The Christian Scientist's Christmas

Oppressed by the sense of hurry and worry which sometimes accompanies the customary observance of the Christmas season, Christian Scientists may find comfort and inspiration in the words which our Leader, Mary Baker Eddy, addressed to her household at Brookline, Massachusetts, on Christmas Day, 1909. "Mother," wrote Mrs. Eddy, "wishes you all a happy Christmas, a feast of Soul and a famine of sense" (The First Church of Christ, Scientist, and Miscellany, p. 263).

Since no record in the Holy Bible carries more of beauty, comfort, and inspiration than the simple, yet profound, narrative of the nativity, and since a satisfying feast of spiritual understanding awaits those who, like the Wisemen, come from afar (in a physical sense) to pay homage to what our Leader terms "the advent of a higher Christianity" (Miscellaneous Writings, p. 162), Mrs. Eddy's Christmas greeting conveys not only a wish, but the happy means of its fulfillment.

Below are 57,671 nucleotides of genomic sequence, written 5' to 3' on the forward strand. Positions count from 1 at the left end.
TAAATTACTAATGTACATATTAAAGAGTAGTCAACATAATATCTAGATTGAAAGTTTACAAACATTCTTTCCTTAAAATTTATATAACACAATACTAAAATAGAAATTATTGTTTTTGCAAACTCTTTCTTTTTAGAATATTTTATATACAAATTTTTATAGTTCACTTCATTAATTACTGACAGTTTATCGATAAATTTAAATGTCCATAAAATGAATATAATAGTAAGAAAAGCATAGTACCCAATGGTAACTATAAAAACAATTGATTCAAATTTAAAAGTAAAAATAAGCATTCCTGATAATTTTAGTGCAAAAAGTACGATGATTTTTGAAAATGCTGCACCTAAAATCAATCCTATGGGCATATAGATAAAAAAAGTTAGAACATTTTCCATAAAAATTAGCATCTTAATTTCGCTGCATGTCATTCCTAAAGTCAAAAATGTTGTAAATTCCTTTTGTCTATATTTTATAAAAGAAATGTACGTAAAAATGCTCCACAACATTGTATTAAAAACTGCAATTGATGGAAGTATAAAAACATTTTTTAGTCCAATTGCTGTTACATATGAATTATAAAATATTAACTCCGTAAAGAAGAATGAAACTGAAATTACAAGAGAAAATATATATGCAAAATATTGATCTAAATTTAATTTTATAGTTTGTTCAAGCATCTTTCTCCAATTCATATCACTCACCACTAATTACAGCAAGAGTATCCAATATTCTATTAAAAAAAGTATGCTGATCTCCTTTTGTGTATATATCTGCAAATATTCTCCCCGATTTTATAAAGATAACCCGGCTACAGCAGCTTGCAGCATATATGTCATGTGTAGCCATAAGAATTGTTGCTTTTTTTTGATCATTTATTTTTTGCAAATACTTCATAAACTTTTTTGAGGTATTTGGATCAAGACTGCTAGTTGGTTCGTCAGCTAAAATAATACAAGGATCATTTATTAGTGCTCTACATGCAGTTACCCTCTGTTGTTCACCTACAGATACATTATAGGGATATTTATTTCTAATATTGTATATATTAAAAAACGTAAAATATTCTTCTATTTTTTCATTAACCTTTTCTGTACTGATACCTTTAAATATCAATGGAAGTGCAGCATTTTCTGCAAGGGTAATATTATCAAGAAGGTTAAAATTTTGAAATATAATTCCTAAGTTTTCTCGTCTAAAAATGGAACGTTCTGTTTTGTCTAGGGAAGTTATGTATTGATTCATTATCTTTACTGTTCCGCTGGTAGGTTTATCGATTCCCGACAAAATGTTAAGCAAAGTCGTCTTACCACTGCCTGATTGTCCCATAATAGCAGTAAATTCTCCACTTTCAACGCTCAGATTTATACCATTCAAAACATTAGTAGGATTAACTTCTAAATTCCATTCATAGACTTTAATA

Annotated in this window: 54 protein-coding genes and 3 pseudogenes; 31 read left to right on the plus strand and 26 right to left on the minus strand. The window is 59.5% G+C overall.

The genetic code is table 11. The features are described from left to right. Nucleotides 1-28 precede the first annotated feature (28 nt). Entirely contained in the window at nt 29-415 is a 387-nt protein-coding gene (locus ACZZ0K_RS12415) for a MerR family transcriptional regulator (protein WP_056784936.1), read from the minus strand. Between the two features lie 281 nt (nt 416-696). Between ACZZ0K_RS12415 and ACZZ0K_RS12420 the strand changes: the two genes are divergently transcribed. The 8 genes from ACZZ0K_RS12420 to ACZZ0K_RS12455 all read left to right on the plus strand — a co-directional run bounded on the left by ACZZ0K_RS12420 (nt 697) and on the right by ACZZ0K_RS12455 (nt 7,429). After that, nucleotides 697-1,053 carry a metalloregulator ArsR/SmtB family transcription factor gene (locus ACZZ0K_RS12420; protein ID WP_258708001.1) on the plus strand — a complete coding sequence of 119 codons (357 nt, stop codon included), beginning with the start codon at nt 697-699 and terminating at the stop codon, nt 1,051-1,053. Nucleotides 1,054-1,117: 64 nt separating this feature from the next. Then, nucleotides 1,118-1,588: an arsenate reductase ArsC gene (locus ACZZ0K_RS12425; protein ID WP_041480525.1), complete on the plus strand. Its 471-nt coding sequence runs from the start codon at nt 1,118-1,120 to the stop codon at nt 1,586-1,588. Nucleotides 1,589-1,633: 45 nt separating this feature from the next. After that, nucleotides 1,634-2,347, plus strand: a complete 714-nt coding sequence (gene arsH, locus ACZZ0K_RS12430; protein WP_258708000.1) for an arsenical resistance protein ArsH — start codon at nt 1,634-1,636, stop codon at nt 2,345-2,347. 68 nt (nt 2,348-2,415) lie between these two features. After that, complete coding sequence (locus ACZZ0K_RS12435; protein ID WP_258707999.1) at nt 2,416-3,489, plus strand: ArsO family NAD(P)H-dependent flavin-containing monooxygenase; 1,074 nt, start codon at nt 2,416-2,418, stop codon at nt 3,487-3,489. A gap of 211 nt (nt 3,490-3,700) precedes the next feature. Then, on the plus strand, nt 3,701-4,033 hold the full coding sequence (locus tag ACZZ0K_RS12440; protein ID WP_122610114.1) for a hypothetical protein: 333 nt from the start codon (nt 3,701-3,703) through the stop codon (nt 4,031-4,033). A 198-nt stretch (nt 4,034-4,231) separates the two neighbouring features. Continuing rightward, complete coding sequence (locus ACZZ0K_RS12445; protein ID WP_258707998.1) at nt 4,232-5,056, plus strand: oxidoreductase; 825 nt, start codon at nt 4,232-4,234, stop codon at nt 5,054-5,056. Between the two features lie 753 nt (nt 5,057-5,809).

In the light of Christian Science, the Christmas season becomes not alone a time of enrichment of the affections, it likewise becomes a time for humble reconsecration, as with its recurrence, each year and through the year, thought is turned to the Messianic mission, and to the privilege of following the Way-shower by bringing out in individual demonstration the qualities his mission exemplified, namely, "peace, good will, love, teaching, and healing" (ibid., p. 162).

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None Else
December 24, 1938

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